Not everyone is familiar with dental bone graft surgery. Those who are, are not too keen on ‘dental’ and ‘surgery’ so close together in the same sentence.
We’re here to tell you that a bone graft is nothing to fear. Believe it or not, it is quite common—and the process itself is no challenge to any experienced oral surgeon.
We’ve decided to provide a quick overview of dental bone graft surgery, targeting a few key questions, such as:
- What exactly is a dental bone graft?
- Who needs a dental bone graft?
- What does the surgical process entail?
- And more!
We hope you find this information helpful. If you have any questions, do not hesitate to contact us at 416-928-3444.
What Is a Dental Bone Graft?
Simply put, a dental bone graft is the addition of bone-like material—or actual bone—to the jaw. Why would anyone want to add bone to a jawbone, you ask? The reason for doing so is to increase the volume of bone in the wake of bone loss.
The concept of bone loss seems a little strange, but it can happen. Bone loss might stem from a traumatic injury, or simply the loss of an adult tooth. In either case, the solution is the same. The bone graft procedure ensures you do not experience any unnecessary bone loss in the future.
How Do Bone Grafts Work?
Contrary to what most people think, bone graft material does not take the place of your pre-existing bone. A bone graft acts as a platform for the surrounding jawbone to grow upon. Over time, the newly grown bone fully replaces the bone graft, while the original graft materials are absorbed into the body.
How Long Does a Bone Graft Take to Heal?
The healing time varies from procedure to procedure. While the initial recovery period may only take two weeks, you may have to wait 3-6 months for the new bone to develop sufficiently. During the waiting and recovery period, you will be to go about your life with little discomfort or worry.
Once there is enough solid bone mass to support a new dental implant, we can begin the preparations for your new tooth implant.
Four Common Kinds of Bone Grafts
Today, there are more than just one or two types of bone grafts. These types of grafts are the autograft, allograft, synthetic graft, and the xenograft.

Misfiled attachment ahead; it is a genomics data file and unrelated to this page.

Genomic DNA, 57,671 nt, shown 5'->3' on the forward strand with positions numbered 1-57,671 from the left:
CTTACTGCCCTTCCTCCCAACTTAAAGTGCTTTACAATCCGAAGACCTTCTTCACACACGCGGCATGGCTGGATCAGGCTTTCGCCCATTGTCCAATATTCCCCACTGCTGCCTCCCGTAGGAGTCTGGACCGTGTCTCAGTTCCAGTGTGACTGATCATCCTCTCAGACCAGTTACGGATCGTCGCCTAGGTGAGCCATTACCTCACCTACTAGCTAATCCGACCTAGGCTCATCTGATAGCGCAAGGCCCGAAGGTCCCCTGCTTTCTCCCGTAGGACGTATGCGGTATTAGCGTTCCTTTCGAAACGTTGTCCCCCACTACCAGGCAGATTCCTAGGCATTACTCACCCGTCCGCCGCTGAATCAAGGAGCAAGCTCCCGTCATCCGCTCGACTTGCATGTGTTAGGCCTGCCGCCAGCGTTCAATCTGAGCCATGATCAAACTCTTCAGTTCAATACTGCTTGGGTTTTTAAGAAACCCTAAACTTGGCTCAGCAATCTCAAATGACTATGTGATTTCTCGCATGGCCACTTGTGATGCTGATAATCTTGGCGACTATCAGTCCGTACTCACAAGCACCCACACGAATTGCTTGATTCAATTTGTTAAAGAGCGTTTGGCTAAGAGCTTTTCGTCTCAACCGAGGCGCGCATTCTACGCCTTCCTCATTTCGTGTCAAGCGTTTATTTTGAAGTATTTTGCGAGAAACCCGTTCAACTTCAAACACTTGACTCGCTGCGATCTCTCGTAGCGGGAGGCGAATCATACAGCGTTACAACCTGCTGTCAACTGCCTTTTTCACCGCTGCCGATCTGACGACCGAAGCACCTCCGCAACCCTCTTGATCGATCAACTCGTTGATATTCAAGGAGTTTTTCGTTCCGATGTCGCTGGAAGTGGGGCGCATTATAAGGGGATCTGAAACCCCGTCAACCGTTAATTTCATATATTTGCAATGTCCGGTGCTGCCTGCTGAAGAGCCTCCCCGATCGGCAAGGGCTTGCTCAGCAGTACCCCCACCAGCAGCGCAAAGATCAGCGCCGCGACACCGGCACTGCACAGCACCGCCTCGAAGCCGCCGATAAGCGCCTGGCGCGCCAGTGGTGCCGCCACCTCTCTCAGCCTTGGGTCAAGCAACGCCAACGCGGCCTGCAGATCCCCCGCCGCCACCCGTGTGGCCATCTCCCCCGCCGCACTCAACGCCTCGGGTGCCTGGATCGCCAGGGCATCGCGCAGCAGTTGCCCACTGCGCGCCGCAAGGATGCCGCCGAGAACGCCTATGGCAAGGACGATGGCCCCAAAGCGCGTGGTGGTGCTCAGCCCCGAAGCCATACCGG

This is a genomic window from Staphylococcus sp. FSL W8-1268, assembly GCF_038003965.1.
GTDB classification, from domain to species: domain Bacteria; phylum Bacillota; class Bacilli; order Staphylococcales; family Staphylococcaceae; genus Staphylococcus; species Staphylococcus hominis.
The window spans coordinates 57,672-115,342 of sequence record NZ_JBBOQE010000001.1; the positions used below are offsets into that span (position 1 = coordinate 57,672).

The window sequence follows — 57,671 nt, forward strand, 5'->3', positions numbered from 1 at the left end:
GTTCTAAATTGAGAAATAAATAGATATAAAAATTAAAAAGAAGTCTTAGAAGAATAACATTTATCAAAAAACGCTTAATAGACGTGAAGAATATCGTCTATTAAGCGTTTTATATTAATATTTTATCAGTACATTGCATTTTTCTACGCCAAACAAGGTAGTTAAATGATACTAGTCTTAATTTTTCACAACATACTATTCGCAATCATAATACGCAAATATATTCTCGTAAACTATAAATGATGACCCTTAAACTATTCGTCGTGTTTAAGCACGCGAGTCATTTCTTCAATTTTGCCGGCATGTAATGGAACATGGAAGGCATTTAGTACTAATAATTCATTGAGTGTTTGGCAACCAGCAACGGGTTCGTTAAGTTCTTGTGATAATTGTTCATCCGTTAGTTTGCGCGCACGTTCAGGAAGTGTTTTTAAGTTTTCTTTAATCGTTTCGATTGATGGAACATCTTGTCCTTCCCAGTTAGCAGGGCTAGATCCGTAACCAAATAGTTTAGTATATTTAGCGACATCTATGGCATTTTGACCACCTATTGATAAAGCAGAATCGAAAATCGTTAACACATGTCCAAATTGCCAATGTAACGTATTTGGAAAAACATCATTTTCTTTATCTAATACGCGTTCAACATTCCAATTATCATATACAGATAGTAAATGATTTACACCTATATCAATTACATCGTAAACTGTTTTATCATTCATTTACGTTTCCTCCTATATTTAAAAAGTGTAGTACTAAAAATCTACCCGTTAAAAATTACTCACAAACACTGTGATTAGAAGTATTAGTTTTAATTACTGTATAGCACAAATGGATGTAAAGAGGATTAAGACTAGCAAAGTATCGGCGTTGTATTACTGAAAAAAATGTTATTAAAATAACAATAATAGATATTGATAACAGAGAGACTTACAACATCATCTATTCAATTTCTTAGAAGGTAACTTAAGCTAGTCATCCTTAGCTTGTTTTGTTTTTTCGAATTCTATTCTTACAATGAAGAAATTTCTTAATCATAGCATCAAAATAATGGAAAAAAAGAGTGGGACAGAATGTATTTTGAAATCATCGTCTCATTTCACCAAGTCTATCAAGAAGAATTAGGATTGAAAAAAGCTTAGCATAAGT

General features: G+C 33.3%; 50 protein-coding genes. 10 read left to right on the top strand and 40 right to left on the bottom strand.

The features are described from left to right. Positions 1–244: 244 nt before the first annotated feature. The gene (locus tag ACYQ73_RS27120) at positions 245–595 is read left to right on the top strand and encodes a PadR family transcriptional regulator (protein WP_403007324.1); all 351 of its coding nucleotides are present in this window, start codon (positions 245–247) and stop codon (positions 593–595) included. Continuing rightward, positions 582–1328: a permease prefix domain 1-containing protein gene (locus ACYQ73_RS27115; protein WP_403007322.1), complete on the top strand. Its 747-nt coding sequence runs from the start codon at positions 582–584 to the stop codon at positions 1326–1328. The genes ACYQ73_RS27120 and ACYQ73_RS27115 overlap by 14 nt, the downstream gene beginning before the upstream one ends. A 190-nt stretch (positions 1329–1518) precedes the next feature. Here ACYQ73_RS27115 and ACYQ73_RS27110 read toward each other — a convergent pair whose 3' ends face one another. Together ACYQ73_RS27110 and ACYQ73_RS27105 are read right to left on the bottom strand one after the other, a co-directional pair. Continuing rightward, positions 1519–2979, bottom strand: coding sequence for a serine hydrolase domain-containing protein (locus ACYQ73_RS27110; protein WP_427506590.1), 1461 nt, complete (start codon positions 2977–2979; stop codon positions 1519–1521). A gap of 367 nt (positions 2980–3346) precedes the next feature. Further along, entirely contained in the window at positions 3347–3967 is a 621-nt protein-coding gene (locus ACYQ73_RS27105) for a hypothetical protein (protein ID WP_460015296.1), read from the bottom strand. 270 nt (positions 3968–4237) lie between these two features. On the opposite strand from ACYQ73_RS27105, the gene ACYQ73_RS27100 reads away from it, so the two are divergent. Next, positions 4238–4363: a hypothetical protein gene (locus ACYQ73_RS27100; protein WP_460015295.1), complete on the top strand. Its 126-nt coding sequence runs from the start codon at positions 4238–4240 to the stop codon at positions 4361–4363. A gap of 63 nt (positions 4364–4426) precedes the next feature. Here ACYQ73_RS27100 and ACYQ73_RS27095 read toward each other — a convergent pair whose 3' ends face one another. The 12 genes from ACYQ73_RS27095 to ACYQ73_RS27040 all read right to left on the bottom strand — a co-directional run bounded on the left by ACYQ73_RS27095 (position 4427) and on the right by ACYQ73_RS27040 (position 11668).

An autograft, also known as an autologous bone graft, is a bone taken from the patient’s own body and placed in the desired part of the jaw. When it comes to dental procedures, the autograft is typically harvested from the hard palate, chin, or jaw.
The drawback of the autograft is that an additional surgical site is required, but the process also has its benefits. There is a very low risk of infection or graft rejection since the bone is coming from the person’s body.
Rather than taking bone from a part of your body, an allograft requires bone from a donor. One of the benefits of this type of graft is that it does not require additional surgery. In the past, there have been concerns about infections, but these days donor tissue is thoroughly checked for any infections or incompatibilities prior to grafting.
Synthetic grafts consist of safe biomaterials that act as the bone tissue. These biocompatible materials are made from proteins that are found in our bodies, giving them the greatest chance to bond and grow new jawbone. With no additional surgical sites required and an incredibly low risk of infection, the synthetic graft is favored by many professionals.
A xenograft is similar to what van Meekeren’s soldier received. The graft comes from a donor. Any graft that uses bone from a species that is not human is considered a xenograft. As you might have guessed, these grafts are not all that common in today’s practices.
The preferred source for a bone graft varies from patient to patient. Some may benefit from synthetic materials, while others might be a perfect candidate for an autograft.
As we have established, an oral surgeon doesn’t perform jawbone restoration for the sake of doing so. It is done to better people and their dental health.
Who Is Bone Grafting for?
People who have lost teeth are strong candidates for a bone graft. When a tooth is lost, jawbone growth ceases. This is because jawbone growth is stimulated by the activity of chewing and biting. Without the stimulation of chewing and biting, that area of the jawbone can deteriorate.
In the very first year after a tooth is extracted, 25% of the jawbone in that area is lost. Progressive bone loss affects your mouth and overall health in a variety of ways. You’ll see a significant decrease in the gum tissue, and your choices for a tooth replacement will narrow. If you lose more and more teeth over time, your facial appearance could even be altered.
Thankfully, these issues are completely avoidable. Bone grafting surgery is a viable option for most individuals, and it is available through none other than Dr. Suzanne Caudry.
Dental Bone Graft Surgery with Dr. Caudry
Bone graft surgery doesn’t take that long, believe it or not. It begins with the careful removal of the decayed tooth and the removal of the surrounding damaged tissue (a process known as debridement). Once the area is prepared, we will proceed with shaping the biocompatible allograft (made from donor material) to fit the area.
After the material is placed in the jawbone, the healing process begins. As more time passes, the new bone forms and strengthens. Once the area has adequate bone density, we will begin planning your upcoming dental implant surgery!
Do You Want to Learn More About Bone Grafting?
If you’d like to learn more about bone grafting, Dr. Caudry’s practice, or other topics related to oral surgery and dentistry, check our blog for future updates!